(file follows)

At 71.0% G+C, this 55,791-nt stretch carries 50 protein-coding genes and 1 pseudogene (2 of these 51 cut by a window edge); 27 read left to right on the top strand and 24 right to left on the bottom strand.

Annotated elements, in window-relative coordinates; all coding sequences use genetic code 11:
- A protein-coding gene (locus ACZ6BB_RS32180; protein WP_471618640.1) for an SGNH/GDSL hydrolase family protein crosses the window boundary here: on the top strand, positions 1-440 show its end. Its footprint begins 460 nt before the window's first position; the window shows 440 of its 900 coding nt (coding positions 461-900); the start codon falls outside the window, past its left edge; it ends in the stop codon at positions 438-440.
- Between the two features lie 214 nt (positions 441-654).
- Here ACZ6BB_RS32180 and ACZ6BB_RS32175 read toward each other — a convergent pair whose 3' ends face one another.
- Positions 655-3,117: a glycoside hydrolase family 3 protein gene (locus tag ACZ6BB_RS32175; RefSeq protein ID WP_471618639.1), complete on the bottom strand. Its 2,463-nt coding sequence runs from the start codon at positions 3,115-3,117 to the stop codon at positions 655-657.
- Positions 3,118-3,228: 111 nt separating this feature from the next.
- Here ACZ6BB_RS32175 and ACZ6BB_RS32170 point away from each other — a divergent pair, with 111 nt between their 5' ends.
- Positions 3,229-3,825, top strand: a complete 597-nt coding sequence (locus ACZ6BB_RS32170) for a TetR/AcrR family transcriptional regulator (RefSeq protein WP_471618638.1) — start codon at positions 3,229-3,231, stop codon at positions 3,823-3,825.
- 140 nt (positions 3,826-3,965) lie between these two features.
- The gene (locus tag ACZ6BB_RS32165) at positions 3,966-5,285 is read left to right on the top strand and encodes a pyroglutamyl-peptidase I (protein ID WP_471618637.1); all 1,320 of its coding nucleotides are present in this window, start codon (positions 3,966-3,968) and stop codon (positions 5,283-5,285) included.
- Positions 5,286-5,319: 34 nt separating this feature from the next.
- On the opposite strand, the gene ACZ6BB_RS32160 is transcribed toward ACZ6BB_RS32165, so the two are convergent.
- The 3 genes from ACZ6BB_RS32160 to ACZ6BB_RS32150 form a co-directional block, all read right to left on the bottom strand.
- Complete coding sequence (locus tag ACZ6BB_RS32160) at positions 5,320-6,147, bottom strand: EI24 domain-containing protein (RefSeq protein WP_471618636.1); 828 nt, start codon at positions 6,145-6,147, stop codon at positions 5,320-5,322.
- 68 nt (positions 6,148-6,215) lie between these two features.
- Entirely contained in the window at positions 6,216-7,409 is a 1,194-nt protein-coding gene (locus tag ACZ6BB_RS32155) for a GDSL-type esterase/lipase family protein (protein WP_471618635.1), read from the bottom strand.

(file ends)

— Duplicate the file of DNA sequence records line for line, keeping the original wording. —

At 71.0% G+C, this 55,791-nt stretch carries 50 protein-coding genes and 1 pseudogene (2 of these 51 cut by a window edge); 27 read left to right on the top strand and 24 right to left on the bottom strand.

Annotated elements, in window-relative coordinates; all coding sequences use genetic code 11:
- A protein-coding gene (locus ACZ6BB_RS32180; protein WP_471618640.1) for an SGNH/GDSL hydrolase family protein crosses the window boundary here: on the top strand, positions 1-440 show its end. Its footprint begins 460 nt before the window's first position; the window shows 440 of its 900 coding nt (coding positions 461-900); the start codon falls outside the window, past its left edge; it ends in the stop codon at positions 438-440.
- Between the two features lie 214 nt (positions 441-654).
- Here ACZ6BB_RS32180 and ACZ6BB_RS32175 read toward each other — a convergent pair whose 3' ends face one another.
- Positions 655-3,117: a glycoside hydrolase family 3 protein gene (locus tag ACZ6BB_RS32175; RefSeq protein ID WP_471618639.1), complete on the bottom strand. Its 2,463-nt coding sequence runs from the start codon at positions 3,115-3,117 to the stop codon at positions 655-657.
- Positions 3,118-3,228: 111 nt separating this feature from the next.
- Here ACZ6BB_RS32175 and ACZ6BB_RS32170 point away from each other — a divergent pair, with 111 nt between their 5' ends.
- Positions 3,229-3,825, top strand: a complete 597-nt coding sequence (locus ACZ6BB_RS32170) for a TetR/AcrR family transcriptional regulator (RefSeq protein WP_471618638.1) — start codon at positions 3,229-3,231, stop codon at positions 3,823-3,825.
- 140 nt (positions 3,826-3,965) lie between these two features.
- The gene (locus tag ACZ6BB_RS32165) at positions 3,966-5,285 is read left to right on the top strand and encodes a pyroglutamyl-peptidase I (protein ID WP_471618637.1); all 1,320 of its coding nucleotides are present in this window, start codon (positions 3,966-3,968) and stop codon (positions 5,283-5,285) included.
- Positions 5,286-5,319: 34 nt separating this feature from the next.
- On the opposite strand, the gene ACZ6BB_RS32160 is transcribed toward ACZ6BB_RS32165, so the two are convergent.
- The 3 genes from ACZ6BB_RS32160 to ACZ6BB_RS32150 form a co-directional block, all read right to left on the bottom strand.
- Complete coding sequence (locus tag ACZ6BB_RS32160) at positions 5,320-6,147, bottom strand: EI24 domain-containing protein (RefSeq protein WP_471618636.1); 828 nt, start codon at positions 6,145-6,147, stop codon at positions 5,320-5,322.
- 68 nt (positions 6,148-6,215) lie between these two features.
- Entirely contained in the window at positions 6,216-7,409 is a 1,194-nt protein-coding gene (locus tag ACZ6BB_RS32155) for a GDSL-type esterase/lipase family protein (protein WP_471618635.1), read from the bottom strand.